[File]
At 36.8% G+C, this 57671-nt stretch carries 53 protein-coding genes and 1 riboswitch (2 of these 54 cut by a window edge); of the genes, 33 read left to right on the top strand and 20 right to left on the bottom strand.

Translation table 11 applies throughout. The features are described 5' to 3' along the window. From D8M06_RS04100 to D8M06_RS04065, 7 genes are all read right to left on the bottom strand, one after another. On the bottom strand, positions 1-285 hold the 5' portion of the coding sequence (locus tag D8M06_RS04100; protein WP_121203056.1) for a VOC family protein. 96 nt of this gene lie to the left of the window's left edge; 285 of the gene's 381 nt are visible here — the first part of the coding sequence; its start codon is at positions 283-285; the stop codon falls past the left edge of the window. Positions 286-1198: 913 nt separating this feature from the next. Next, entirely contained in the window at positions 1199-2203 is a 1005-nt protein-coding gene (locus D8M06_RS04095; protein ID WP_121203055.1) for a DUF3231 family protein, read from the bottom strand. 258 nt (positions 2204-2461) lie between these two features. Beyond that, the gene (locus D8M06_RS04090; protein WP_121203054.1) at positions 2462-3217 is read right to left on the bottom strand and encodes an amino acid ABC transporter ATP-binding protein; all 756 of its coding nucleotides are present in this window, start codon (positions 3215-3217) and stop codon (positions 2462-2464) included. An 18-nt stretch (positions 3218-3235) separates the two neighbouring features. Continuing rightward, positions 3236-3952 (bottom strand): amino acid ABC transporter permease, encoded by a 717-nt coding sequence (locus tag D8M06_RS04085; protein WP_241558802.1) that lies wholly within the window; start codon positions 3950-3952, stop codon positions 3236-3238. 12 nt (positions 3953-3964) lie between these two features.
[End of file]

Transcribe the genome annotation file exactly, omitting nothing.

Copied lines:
At 36.8% G+C, this 57671-nt stretch carries 53 protein-coding genes and 1 riboswitch (2 of these 54 cut by a window edge); of the genes, 33 read left to right on the top strand and 20 right to left on the bottom strand.

Translation table 11 applies throughout. The features are described 5' to 3' along the window. From D8M06_RS04100 to D8M06_RS04065, 7 genes are all read right to left on the bottom strand, one after another. On the bottom strand, positions 1-285 hold the 5' portion of the coding sequence (locus tag D8M06_RS04100; protein WP_121203056.1) for a VOC family protein. 96 nt of this gene lie to the left of the window's left edge; 285 of the gene's 381 nt are visible here — the first part of the coding sequence; its start codon is at positions 283-285; the stop codon falls past the left edge of the window. Positions 286-1198: 913 nt separating this feature from the next. Next, entirely contained in the window at positions 1199-2203 is a 1005-nt protein-coding gene (locus D8M06_RS04095; protein ID WP_121203055.1) for a DUF3231 family protein, read from the bottom strand. 258 nt (positions 2204-2461) lie between these two features. Beyond that, the gene (locus D8M06_RS04090; protein WP_121203054.1) at positions 2462-3217 is read right to left on the bottom strand and encodes an amino acid ABC transporter ATP-binding protein; all 756 of its coding nucleotides are present in this window, start codon (positions 3215-3217) and stop codon (positions 2462-2464) included. An 18-nt stretch (positions 3218-3235) separates the two neighbouring features. Continuing rightward, positions 3236-3952 (bottom strand): amino acid ABC transporter permease, encoded by a 717-nt coding sequence (locus tag D8M06_RS04085; protein WP_241558802.1) that lies wholly within the window; start codon positions 3950-3952, stop codon positions 3236-3238. 12 nt (positions 3953-3964) lie between these two features.